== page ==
The method according to the invention allows to optimize the injection by determining, for different times, referred to as time intervals, the position of the front separating the two fluids in motion in a heterogeneous porous medium (the reservoir for example). The method is based on an original technique of systematically updating the pressure field, which affords the advantage of being both precise and fast, insofar as the method requires only very limited use of a simulator carrying out long and complex calculations. Updating of the pressure field, due to the change in the front geometry, is therefore performed semi-analytically by means of fast Fourier transform techniques (FFT). Most of the calculating time due to this pressure field updating is thus saved, hence the rapidity of the method. The method mainly comprises the following stages:
discretizing the medium into a set of grid cells,
determining the velocity field for each one of the fluids,
defining a relation describing the position of the front in a heterogeneous medium, and at each time interval,
estimating the position of the front by means of the relation and of the velocities,
optimizing injection of the sweeping fluid according to the position of the front.
Discretization of the Medium
Discretization of the medium is a conventional stage known to specialists. It allows to represent the structure of the medium in a set of cells characterized by their dimensions and their geographic positions. Calculations are carried out for each cell. This stage is essential for using flow simulators (the simulator is a dedicated software). This set of cells is called “grid”. This grid discretizing the medium can be rectangular of size L_{x}×L_{y }cells.
Determination of a Heterogeneous Velocity Field
During this stage, a heterogeneous velocity field is determined within the context of a single-phase flow. The pressure equation (equations (6) and (7)) obtained by combining Darcy's law and the incompressibility equation is numerically solved by means of a single-phase flow simulator. The velocity vector of each fluid, i.e. the velocity and the direction of flow thereof, is thus determined at a time t=0.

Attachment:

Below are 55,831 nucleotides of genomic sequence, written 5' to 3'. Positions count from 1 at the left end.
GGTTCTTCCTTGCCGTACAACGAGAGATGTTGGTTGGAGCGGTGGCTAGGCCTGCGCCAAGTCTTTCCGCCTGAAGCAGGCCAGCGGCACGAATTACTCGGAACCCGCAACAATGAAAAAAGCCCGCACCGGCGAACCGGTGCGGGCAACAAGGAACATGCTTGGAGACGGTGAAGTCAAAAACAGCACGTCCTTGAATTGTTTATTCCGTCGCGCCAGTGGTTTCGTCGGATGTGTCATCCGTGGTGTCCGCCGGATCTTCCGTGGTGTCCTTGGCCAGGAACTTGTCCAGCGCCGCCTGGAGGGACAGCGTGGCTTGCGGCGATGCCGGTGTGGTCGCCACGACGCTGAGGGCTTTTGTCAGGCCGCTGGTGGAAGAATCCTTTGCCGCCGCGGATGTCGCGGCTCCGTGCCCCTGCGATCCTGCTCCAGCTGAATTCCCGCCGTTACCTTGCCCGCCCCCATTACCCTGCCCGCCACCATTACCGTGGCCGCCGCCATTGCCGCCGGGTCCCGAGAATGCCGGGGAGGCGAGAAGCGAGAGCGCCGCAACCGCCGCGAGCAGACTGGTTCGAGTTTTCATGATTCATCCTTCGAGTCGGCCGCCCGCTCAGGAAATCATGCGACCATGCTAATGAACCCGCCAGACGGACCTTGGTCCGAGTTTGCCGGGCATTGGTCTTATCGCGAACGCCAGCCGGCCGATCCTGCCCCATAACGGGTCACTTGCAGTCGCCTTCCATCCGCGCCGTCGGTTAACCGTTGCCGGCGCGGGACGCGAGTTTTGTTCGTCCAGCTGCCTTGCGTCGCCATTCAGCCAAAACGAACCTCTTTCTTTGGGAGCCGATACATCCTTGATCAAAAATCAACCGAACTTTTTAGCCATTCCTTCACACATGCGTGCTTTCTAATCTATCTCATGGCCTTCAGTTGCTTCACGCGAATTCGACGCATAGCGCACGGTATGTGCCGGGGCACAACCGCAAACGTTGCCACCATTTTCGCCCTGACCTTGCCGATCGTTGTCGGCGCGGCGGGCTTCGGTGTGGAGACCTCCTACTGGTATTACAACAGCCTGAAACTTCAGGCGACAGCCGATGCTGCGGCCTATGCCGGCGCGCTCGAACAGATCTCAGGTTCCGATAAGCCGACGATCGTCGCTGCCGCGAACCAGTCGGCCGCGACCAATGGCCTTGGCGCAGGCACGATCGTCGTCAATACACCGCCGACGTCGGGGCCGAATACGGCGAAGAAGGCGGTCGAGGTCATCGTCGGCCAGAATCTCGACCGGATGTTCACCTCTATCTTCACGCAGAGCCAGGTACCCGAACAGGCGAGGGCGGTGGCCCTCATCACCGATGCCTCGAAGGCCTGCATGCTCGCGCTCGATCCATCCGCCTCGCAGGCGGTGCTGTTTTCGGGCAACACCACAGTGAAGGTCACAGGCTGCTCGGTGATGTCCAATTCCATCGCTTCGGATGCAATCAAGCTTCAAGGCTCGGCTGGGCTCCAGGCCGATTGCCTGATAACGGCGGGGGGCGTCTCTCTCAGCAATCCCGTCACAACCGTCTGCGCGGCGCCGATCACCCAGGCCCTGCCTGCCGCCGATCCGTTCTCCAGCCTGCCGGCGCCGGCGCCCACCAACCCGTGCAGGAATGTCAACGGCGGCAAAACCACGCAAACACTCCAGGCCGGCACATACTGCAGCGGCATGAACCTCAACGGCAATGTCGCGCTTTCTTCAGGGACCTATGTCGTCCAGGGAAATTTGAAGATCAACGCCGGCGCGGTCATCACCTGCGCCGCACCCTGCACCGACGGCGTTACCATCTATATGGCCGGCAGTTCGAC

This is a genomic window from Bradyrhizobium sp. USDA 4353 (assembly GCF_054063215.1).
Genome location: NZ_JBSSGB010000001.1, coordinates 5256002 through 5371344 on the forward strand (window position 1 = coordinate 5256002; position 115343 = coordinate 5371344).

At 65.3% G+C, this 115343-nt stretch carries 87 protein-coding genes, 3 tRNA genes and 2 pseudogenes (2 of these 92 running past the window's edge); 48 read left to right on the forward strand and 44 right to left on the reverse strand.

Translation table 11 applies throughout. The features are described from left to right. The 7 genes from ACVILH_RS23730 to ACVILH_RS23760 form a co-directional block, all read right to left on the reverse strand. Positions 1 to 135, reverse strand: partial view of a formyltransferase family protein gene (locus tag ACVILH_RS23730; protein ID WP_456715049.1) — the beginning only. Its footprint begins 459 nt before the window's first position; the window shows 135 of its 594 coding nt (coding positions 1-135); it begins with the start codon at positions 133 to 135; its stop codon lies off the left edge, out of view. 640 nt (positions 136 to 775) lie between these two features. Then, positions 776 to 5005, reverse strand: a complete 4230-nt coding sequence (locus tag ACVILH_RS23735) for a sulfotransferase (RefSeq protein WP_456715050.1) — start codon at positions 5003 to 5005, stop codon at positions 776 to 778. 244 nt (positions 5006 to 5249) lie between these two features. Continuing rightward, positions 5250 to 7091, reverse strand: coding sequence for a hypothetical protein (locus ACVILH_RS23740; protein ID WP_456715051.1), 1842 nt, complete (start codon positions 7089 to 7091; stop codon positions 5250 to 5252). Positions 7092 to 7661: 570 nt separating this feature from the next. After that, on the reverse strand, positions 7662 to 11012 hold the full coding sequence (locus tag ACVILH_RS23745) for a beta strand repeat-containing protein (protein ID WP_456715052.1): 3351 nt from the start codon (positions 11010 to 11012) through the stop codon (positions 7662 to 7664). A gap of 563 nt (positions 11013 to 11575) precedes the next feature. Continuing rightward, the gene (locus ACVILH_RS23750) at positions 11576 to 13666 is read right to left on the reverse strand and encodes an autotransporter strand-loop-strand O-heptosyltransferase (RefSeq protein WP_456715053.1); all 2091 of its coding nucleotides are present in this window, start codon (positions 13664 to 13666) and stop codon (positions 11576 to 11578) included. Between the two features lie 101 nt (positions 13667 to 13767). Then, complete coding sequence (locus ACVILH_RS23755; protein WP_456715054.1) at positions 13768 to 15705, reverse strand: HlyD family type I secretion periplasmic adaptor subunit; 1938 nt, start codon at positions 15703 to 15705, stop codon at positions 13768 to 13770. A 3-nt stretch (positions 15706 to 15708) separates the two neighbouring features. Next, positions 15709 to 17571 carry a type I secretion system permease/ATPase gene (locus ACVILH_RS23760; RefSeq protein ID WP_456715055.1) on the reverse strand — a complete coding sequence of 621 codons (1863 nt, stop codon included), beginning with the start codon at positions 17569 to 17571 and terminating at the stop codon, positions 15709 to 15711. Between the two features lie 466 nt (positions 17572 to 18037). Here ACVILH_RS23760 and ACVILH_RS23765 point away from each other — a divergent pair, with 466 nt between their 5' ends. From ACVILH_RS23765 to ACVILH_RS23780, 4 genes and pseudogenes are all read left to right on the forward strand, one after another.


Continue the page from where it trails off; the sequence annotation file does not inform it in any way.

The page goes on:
For a 2D domain (the 3D case is dealt with in exactly the same way) of size L_{x}×L_{y }whose permeability map is K(x, y) and for which the main flow is parallel to an axis X, y representing the transverse co-ordinate (on axis Y), solution of the pressure equation consists in solving the equation as follows:
∇.(λ(S_{w}(x,y,t=0).∇P(x,y))=0
We thus deduce from these equations the total velocity field u:u_{nw}, the velocity vector of the nonwetting fluid, and u_{w}, the velocity vector of the wetting fluid.
This solution, which requires a simulator, is carried out only once according to the method. The pressure equation is solved in the beginning, i.e. for t=0, it is no longer solved in the next time intervals (t>0).
A standard five-point finite-volume type discretization can be used to solve this equation by means of the simulator: the pressure is estimated at the centre of the cells, the flows between cells involving calculated transmissivities by working out the harmonic means of the permeabilities of the two cells. Darcy's law then allows to determine the flows and the velocities.
The permeability map K(x,y) can be generated by means of a random field generator, as described in the following document for example:
Le Ravalec, M., Noetinger, B., and Hu, L. Y. [2000] The FFT moving average (FFT-MA) generator: An efficient numerical method for generating and conditioning Gaussian simulations. Mathematical Geology 32(6), 701-723.
Definition of a Relation Describing the Position of the Front in a Heterogeneous Medium
The basic idea thus consists in avoiding recalculating at each time iteration the flow in the entire calculation domain, by limiting oneself to the description of the motion of the front, described by function δh(y, t). This is possible by means of an approximation allowing to relate the modification of the pressure field δp(x, y, t), and therefore of the velocities, to the distortion of the front δh(y, t). The pressure can thus be eliminated from the problem and we then have to solve a differential system involving δh(y, t).